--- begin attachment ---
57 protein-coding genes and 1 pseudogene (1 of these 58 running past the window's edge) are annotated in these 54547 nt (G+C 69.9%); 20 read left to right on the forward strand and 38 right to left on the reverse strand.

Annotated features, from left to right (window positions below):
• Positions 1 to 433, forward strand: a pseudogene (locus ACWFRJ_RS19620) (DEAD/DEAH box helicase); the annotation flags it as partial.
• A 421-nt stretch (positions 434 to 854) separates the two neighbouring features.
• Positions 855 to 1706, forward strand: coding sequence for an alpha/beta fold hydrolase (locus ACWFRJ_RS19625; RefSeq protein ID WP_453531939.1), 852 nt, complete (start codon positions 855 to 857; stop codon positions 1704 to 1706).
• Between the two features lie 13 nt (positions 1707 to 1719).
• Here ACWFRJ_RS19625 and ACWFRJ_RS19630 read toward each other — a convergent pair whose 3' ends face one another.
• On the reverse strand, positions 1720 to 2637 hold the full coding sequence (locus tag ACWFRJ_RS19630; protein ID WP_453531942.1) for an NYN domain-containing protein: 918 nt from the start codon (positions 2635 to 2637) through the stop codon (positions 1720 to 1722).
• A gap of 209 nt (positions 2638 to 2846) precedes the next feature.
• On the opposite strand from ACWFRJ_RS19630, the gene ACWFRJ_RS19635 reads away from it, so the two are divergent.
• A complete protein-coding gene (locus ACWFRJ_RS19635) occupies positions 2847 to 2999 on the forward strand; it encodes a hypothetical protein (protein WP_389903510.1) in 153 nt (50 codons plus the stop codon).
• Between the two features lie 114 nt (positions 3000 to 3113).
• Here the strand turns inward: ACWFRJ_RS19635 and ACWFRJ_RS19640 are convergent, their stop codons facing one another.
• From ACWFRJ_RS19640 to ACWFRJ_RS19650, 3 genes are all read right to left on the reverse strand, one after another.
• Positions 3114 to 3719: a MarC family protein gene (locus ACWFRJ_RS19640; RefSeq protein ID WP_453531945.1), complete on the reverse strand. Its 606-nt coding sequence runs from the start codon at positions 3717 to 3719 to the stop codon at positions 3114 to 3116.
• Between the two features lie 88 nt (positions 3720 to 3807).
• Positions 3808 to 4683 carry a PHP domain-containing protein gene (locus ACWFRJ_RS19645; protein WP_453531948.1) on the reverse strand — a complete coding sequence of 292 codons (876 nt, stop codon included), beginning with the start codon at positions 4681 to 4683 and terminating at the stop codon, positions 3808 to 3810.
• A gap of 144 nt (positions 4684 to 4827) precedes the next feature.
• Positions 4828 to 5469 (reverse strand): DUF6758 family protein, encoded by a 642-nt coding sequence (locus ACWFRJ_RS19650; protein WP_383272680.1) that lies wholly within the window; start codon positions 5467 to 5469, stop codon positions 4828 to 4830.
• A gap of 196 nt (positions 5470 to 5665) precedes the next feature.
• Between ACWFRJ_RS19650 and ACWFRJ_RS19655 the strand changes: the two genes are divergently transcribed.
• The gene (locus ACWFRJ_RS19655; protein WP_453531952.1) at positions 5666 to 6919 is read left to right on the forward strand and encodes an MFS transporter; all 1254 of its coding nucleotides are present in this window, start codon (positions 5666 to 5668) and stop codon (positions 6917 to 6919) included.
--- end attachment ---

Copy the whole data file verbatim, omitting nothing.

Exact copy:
57 protein-coding genes and 1 pseudogene (1 of these 58 running past the window's edge) are annotated in these 54547 nt (G+C 69.9%); 20 read left to right on the forward strand and 38 right to left on the reverse strand.

Annotated features, from left to right (window positions below):
• Positions 1 to 433, forward strand: a pseudogene (locus ACWFRJ_RS19620) (DEAD/DEAH box helicase); the annotation flags it as partial.
• A 421-nt stretch (positions 434 to 854) separates the two neighbouring features.
• Positions 855 to 1706, forward strand: coding sequence for an alpha/beta fold hydrolase (locus ACWFRJ_RS19625; RefSeq protein ID WP_453531939.1), 852 nt, complete (start codon positions 855 to 857; stop codon positions 1704 to 1706).
• Between the two features lie 13 nt (positions 1707 to 1719).
• Here ACWFRJ_RS19625 and ACWFRJ_RS19630 read toward each other — a convergent pair whose 3' ends face one another.
• On the reverse strand, positions 1720 to 2637 hold the full coding sequence (locus tag ACWFRJ_RS19630; protein ID WP_453531942.1) for an NYN domain-containing protein: 918 nt from the start codon (positions 2635 to 2637) through the stop codon (positions 1720 to 1722).
• A gap of 209 nt (positions 2638 to 2846) precedes the next feature.
• On the opposite strand from ACWFRJ_RS19630, the gene ACWFRJ_RS19635 reads away from it, so the two are divergent.
• A complete protein-coding gene (locus ACWFRJ_RS19635) occupies positions 2847 to 2999 on the forward strand; it encodes a hypothetical protein (protein WP_389903510.1) in 153 nt (50 codons plus the stop codon).
• Between the two features lie 114 nt (positions 3000 to 3113).
• Here the strand turns inward: ACWFRJ_RS19635 and ACWFRJ_RS19640 are convergent, their stop codons facing one another.
• From ACWFRJ_RS19640 to ACWFRJ_RS19650, 3 genes are all read right to left on the reverse strand, one after another.
• Positions 3114 to 3719: a MarC family protein gene (locus ACWFRJ_RS19640; RefSeq protein ID WP_453531945.1), complete on the reverse strand. Its 606-nt coding sequence runs from the start codon at positions 3717 to 3719 to the stop codon at positions 3114 to 3116.
• Between the two features lie 88 nt (positions 3720 to 3807).
• Positions 3808 to 4683 carry a PHP domain-containing protein gene (locus ACWFRJ_RS19645; protein WP_453531948.1) on the reverse strand — a complete coding sequence of 292 codons (876 nt, stop codon included), beginning with the start codon at positions 4681 to 4683 and terminating at the stop codon, positions 3808 to 3810.
• A gap of 144 nt (positions 4684 to 4827) precedes the next feature.
• Positions 4828 to 5469 (reverse strand): DUF6758 family protein, encoded by a 642-nt coding sequence (locus ACWFRJ_RS19650; protein WP_383272680.1) that lies wholly within the window; start codon positions 5467 to 5469, stop codon positions 4828 to 4830.
• A gap of 196 nt (positions 5470 to 5665) precedes the next feature.
• Between ACWFRJ_RS19650 and ACWFRJ_RS19655 the strand changes: the two genes are divergently transcribed.
• The gene (locus ACWFRJ_RS19655; protein WP_453531952.1) at positions 5666 to 6919 is read left to right on the forward strand and encodes an MFS transporter; all 1254 of its coding nucleotides are present in this window, start codon (positions 5666 to 5668) and stop codon (positions 6917 to 6919) included.